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Research Papers

Computational Fluid Dynamics Simulation of Deflagration-to-Detonation Transition in a Full-Scale Konvoi-Type Pressurized Water Reactor

[+] Author and Article Information
Josef Hasslberger

Lehrstuhl für Thermodynamik,
Technische Universität München,
Garching 85748, Germany
e-mail: hasslberger@td.mw.tum.de

Peter Katzy, Lorenz R. Boeck, Thomas Sattelmayer

Lehrstuhl für Thermodynamik,
Technische Universität München,
Garching 85748, Germany

1Corresponding author.

Manuscript received September 13, 2016; final manuscript received June 14, 2017; published online July 31, 2017. Assoc. Editor: Asif Arastu.

ASME J of Nuclear Rad Sci 3(4), 041014 (Jul 31, 2017) (10 pages) Paper No: NERS-16-1103; doi: 10.1115/1.4037094 History: Received September 13, 2016; Revised June 14, 2017

For the purpose of nuclear safety analysis, a reactive flow solver has been developed to determine the hazardous potential of large-scale hydrogen explosions. Without using empirical transition criteria, the whole combustion process including deflagration-to-detonation transition (DDT) is computed within a single solver framework. In this paper, we present massively parallelized three-dimensional explosion simulations in a full-scale pressurized water reactor (PWR) of the Konvoi type. Several generic DDT scenarios in globally lean hydrogen–air mixtures are examined to assess the importance of different input parameters. It is demonstrated that the explosion process is highly sensitive to mixture composition, ignition location, and thermodynamic initial conditions. Pressure loads on the confining structure show a profoundly dynamic behavior depending on the position in the containment. Computational cost can effectively be reduced through adaptive mesh refinement (AMR).

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Figures

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Fig. 3

Initial one-dimensional vertical concentration gradients in the containment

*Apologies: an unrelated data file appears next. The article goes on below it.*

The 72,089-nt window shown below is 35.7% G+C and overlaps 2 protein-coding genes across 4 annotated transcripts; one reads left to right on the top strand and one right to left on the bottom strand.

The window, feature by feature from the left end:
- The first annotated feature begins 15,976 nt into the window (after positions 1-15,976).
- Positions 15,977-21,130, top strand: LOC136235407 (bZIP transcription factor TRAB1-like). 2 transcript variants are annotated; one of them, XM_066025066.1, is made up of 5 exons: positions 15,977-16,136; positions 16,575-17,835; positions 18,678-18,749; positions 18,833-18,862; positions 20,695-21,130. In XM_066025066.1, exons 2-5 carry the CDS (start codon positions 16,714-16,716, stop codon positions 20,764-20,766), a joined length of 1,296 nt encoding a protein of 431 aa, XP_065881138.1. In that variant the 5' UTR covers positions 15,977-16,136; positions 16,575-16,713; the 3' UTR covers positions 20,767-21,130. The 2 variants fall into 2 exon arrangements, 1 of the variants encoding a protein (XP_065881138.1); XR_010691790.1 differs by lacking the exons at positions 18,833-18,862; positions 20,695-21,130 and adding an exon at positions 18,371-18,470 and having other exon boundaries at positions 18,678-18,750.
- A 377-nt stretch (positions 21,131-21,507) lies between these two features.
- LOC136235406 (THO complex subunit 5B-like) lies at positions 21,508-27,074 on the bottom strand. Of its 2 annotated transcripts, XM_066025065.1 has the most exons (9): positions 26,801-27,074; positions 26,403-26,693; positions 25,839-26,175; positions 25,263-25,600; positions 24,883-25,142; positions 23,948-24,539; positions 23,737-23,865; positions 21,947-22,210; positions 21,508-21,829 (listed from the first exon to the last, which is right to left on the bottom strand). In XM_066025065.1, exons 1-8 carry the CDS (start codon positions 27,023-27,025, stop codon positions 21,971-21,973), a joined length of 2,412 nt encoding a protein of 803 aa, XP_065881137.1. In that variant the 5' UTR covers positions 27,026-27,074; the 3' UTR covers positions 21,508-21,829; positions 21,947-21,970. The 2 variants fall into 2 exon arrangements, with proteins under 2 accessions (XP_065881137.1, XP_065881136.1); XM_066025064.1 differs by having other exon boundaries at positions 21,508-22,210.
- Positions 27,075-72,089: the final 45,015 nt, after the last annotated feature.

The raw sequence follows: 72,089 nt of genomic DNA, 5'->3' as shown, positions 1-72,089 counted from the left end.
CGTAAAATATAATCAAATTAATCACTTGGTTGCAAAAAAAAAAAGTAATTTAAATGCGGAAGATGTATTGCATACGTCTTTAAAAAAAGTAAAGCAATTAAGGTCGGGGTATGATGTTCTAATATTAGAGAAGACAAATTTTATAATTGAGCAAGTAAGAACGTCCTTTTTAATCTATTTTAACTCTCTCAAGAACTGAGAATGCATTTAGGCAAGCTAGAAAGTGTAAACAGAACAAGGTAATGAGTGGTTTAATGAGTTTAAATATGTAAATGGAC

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Fig. 4

Case 1: explosion of homogeneous mixture visualized by pressure field (bar) and flame front (white); X¯H2=17.5%; ΔXH2=0%; ignition location 1: (a) 300 ms (left) and 400 ms (right) after ignition, (b) 450 and 460 ms, and (c) 470 and 480 ms

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Fig. 5

Case 1: dynamic pressure recordings at probing locations P1–P5 compared to AICC pressure; X¯H2=17.5%; ΔXH2=0% (homogeneous); ignition location 1

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Fig. 6

Case 2: explosion of gradient mixture visualized by pressure field (bar) and flame front (white); X¯H2=17.5%; b = 0.1; ΔXH2=10%; ignition location 1: (a) 100 ms (left) and 140 ms (right) after ignition, (b) 150 and 155 ms, and (c) 160 and 165 ms

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Fig. 7

Case 2: explosion of gradient mixture visualized by hydrogen mole fraction (%) and flame front (white); X¯H2=17.5%; b = 0.1; ΔXH2=10%; ignition location 1: (a) 100 ms (left) and 140 ms (right) after ignition, (b) 150 and 155 ms, and (c) 160 and 165 ms

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Fig. 8

Case 3: explosion of gradient mixture visualized by pressure field (bar) and flame front (white); X¯H2=15%; b = 0.1; ΔXH2=10%; ignition location 1: (a) 200 ms (left) and 265 ms (right) after ignition, (b) 285 and 290 ms, and (c) 295 and 300 ms

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Fig. 9

Case 4: explosion for bottom ignition visualized by pressure field (bar) and flame front (white); X¯H2=17.5%; ΔXH2=0% (homogeneous); ignition location 2: (a) 200 ms (left) and 250 ms (right) after ignition, (b) 275 and 280 ms, and (c) 285 and 290 ms

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Fig. 2

Ignition (purple) and pressure probe locations (blue) (see color figure online)

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Fig. 1

Sectional view of the Konvoi-type pressurized water reactor model

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Fig. 10

Case 5: explosion at elevated initial conditions visualized by pressure field (bar) and flame front (white); X¯H2=17.5%; ΔXH2=0% (homogeneous); ignition location 2: (a) 100 ms (left) and 150 ms (right) after ignition and (b) 200 and 250 ms

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Fig. 11

Case 3: adaptively refined regions (red) on the left and pressure field (bar) on the right at 300 ms after ignition; X¯H2=15%; b = 0.1; ΔXH2=10%; ignition location 1

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Fig. 12

Case 3: burnout evolution for varying mesh resolutions; X¯H2=15%; b = 0.1; ΔXH2=10%; ignition location 1

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Fig. 13

Case 3: dynamic pressure recordings at probing locations P1–P5 for varying mesh resolutions; X¯H2=15%; b = 0.1; ΔXH2=10%; ignition location 1

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Fig. 14

Dynamic pressure recordings at probing locations P1–P5 for cases 2, 4, and 5

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